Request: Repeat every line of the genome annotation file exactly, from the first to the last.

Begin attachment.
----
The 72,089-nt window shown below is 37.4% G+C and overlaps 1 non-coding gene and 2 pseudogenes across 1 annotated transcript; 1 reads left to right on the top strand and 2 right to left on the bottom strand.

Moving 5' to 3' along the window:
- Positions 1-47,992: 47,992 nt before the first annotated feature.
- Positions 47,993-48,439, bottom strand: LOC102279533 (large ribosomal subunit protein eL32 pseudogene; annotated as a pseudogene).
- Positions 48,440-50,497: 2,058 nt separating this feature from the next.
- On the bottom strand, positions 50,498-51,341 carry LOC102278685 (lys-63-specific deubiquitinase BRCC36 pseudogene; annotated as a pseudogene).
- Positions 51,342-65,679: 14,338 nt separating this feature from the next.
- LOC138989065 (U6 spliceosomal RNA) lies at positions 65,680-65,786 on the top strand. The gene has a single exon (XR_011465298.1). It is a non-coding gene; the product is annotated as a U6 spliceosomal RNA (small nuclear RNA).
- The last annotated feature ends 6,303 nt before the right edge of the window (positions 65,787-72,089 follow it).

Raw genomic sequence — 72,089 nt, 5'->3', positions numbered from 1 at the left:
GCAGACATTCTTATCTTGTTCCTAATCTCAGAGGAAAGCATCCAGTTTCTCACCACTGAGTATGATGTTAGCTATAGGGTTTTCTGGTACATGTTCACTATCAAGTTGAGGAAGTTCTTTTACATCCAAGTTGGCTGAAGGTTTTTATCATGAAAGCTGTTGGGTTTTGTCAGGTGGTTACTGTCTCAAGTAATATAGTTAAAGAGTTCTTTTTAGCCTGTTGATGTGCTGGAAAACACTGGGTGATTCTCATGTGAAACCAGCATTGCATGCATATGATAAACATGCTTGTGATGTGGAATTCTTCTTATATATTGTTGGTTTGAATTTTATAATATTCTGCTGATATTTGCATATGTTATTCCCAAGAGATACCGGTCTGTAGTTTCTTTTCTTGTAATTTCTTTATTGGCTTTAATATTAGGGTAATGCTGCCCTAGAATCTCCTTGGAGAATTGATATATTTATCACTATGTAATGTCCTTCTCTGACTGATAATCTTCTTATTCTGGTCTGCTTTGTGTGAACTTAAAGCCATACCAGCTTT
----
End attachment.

The 72,089-nt window shown below is 37.4% G+C and overlaps 1 non-coding gene and 2 pseudogenes across 1 annotated transcript; 1 reads left to right on the top strand and 2 right to left on the bottom strand.

Moving 5' to 3' along the window:
- Positions 1-47,992: 47,992 nt before the first annotated feature.
- Positions 47,993-48,439, bottom strand: LOC102279533 (large ribosomal subunit protein eL32 pseudogene; annotated as a pseudogene).
- Positions 48,440-50,497: 2,058 nt separating this feature from the next.
- On the bottom strand, positions 50,498-51,341 carry LOC102278685 (lys-63-specific deubiquitinase BRCC36 pseudogene; annotated as a pseudogene).
- Positions 51,342-65,679: 14,338 nt separating this feature from the next.
- LOC138989065 (U6 spliceosomal RNA) lies at positions 65,680-65,786 on the top strand. The gene has a single exon (XR_011465298.1). It is a non-coding gene; the product is annotated as a U6 spliceosomal RNA (small nuclear RNA).
- The last annotated feature ends 6,303 nt before the right edge of the window (positions 65,787-72,089 follow it).

Raw genomic sequence — 72,089 nt, 5'->3', positions numbered from 1 at the left:
GCAGACATTCTTATCTTGTTCCTAATCTCAGAGGAAAGCATCCAGTTTCTCACCACTGAGTATGATGTTAGCTATAGGGTTTTCTGGTACATGTTCACTATCAAGTTGAGGAAGTTCTTTTACATCCAAGTTGGCTGAAGGTTTTTATCATGAAAGCTGTTGGGTTTTGTCAGGTGGTTACTGTCTCAAGTAATATAGTTAAAGAGTTCTTTTTAGCCTGTTGATGTGCTGGAAAACACTGGGTGATTCTCATGTGAAACCAGCATTGCATGCATATGATAAACATGCTTGTGATGTGGAATTCTTCTTATATATTGTTGGTTTGAATTTTATAATATTCTGCTGATATTTGCATATGTTATTCCCAAGAGATACCGGTCTGTAGTTTCTTTTCTTGTAATTTCTTTATTGGCTTTAATATTAGGGTAATGCTGCCCTAGAATCTCCTTGGAGAATTGATATATTTATCACTATGTAATGTCCTTCTCTGACTGATAATCTTCTTATTCTGGTCTGCTTTGTGTGAACTTAAAGCCATACCAGCTTT